An inate problem with symposia is that they are exclusive. They happen at the institution that hosts them, in a time frame that is limited and often they deal with, or attempt to deal with, a particular issue at hand. Is Drawing Dead at the Yale University School of Architecture may have pushed the hyperbolic limit.
That the answer is "no" at Yale is not a shock, nor should it be a shock that the theoreticians collected there should make a plea for considering the drawing in it's different formats.
From the twitter feeds, student whispers, and the panelists, a question seems to have been missed - what are we drawing? Isn't that the more interesting question any way? Are we drawing machines, assemblages, collages? Is this artwork, or communication or documentation?
Ten years ago we drew program (OMA) or fields (SANAA) or deconstructed objects (morphosis) or lines. The act of drawing is in itself problematic within the design profession. Drawings have a purpose beyond the artifact and beyond their role to communicate. While drawing may not be dead, the art of drawing, the art of understanding depth and weight and assembly, is not being taken up. The 3d model is in a way the drawing itself, but drawings may serve a different purpose. The time may have come again to reconsider how we draw.
Media artist, Nick Hanna, has developed an updated version of Chinese water writing. While riding a utility tricycle he lays droplets of water across the street to create temporary graffiti whereever he goes.
While the classical mode of this art form emphasizes calm tranquility, Hanna, through a digital and mechanical process, has created a subversive opportunityto efficiently and legally write messages on the street. Could I tweet to him and deliver a message to the people?
I hope I could.
fascinating prefabrication: whole floors trucked to the site, complete with services and finishes, ready for the crane. This building looks more like a product than a custom one-off. Plug-in city finally arrives, only in China?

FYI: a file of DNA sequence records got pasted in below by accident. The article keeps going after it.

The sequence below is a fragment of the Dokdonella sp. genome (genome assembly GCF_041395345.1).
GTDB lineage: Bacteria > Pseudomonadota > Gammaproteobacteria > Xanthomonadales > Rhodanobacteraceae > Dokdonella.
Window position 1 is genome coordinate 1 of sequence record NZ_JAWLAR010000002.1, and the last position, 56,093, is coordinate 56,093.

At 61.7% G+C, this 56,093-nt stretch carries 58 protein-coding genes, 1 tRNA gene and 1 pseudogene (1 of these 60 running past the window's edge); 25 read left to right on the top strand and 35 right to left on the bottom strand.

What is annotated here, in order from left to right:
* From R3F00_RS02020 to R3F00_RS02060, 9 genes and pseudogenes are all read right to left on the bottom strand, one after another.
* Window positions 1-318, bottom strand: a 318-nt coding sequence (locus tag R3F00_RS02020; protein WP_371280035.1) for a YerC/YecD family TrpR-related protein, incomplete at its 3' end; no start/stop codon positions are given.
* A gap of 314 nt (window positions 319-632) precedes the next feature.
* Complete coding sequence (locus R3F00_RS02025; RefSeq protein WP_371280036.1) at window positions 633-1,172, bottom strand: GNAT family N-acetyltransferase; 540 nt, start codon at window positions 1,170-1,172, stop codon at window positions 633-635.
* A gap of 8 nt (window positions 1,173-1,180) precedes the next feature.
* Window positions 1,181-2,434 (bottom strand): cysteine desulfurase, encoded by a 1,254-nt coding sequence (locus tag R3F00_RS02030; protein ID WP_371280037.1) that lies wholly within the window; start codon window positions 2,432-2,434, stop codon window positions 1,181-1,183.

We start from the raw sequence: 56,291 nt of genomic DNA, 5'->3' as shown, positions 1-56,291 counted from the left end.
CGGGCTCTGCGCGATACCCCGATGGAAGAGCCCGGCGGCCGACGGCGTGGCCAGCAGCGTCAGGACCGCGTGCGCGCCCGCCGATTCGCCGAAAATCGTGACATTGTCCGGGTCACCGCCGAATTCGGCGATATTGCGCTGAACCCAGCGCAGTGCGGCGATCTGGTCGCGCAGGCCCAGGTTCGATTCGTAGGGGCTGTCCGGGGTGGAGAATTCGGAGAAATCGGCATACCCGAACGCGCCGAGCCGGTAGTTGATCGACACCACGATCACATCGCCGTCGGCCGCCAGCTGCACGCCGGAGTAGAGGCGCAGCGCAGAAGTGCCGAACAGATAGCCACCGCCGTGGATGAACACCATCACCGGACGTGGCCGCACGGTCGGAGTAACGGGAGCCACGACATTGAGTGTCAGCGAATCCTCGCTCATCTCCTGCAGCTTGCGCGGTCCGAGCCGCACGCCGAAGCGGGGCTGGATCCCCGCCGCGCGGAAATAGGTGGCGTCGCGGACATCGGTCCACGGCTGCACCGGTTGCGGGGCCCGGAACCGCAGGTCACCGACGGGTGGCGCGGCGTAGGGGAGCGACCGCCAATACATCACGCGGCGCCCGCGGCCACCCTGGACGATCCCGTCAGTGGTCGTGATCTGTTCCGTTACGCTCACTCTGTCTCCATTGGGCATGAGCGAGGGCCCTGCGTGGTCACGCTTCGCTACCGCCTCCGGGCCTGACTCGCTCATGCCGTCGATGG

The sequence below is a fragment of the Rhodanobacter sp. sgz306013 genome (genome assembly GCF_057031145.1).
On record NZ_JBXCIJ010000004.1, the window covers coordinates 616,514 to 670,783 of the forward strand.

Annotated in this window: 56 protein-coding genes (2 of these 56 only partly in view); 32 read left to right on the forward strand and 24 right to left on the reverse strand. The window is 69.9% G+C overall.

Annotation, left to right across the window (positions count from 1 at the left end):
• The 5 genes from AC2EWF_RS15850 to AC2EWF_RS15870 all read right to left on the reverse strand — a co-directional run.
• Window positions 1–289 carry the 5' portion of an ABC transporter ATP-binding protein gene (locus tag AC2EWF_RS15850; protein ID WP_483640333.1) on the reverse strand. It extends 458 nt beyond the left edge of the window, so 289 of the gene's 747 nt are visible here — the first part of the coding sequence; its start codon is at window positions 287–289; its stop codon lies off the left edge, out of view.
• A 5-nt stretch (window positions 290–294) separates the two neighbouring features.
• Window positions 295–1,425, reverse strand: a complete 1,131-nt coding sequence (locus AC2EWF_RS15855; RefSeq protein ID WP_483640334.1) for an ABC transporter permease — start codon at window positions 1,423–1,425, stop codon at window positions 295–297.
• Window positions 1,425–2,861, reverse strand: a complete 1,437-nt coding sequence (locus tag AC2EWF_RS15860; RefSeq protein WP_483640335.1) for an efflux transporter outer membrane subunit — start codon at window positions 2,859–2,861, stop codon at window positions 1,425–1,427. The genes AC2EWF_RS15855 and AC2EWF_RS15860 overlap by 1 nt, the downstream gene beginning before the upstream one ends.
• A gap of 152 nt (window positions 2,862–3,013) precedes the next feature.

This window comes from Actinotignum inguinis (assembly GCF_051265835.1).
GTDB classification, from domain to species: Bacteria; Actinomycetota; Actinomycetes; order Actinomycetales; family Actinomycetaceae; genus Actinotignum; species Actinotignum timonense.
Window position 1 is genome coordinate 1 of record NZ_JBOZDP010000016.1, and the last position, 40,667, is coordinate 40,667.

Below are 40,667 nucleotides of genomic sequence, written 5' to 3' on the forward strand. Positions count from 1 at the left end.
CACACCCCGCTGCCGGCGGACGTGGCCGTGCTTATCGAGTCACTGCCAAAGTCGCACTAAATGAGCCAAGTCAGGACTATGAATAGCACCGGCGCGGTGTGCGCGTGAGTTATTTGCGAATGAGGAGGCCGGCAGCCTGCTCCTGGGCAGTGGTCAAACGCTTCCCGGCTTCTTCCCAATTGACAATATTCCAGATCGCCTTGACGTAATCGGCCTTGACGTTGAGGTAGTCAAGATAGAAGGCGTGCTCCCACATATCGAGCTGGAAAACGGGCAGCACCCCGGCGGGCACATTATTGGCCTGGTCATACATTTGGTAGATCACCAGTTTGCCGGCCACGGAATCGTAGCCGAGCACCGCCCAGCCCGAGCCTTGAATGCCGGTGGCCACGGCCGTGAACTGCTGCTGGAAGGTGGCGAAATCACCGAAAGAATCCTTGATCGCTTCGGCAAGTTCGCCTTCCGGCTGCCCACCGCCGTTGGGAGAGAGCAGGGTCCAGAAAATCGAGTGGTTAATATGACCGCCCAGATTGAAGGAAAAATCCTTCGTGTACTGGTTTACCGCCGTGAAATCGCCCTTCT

With members living in Brooklyn and Rhode Island, we (selfishly) appreciate the idea of a direct rail connection between Providence and Brooklyn via Long Island, as Nick Caruso suggests in an article posted on the BSA site:
We agree with a lot of his other points too. Why thread high speed rail through a state like connecticut with has spurned regional rail development and transit-oriented growth? Rhode and Long Island have demonstrated willingness to capitalize on the potential of rail--lets support these areas.
We, as architects, have been told that there are potential technologies that allow us to leverage our knowledge, design process, team, and intelligence. Two articles (1, 2) recently published at AN make a confounding pair to read. The articles make two problems readily apparent: Architecture practice doesn't have the time or resources to focus on leveraging the information they create and second, architecture is secondary to the business of building.
In 1901 FLW read that "Today we have a Scientist or an Inventor in the place of a Shakespear or a Dante." While the technicians of digital design have been crowing about their machines for years, rarely do we see them utilized in an architecture practice. There are a growing number of consultants who are in the position to devote their time to elaborate the design information between the design and construction team. At the heart of the matter is a conundrum, many in the design profession have recognized that the profession of architecture resists taking on more risk (see article 2 mentioned above) firms like Shop are the rare example.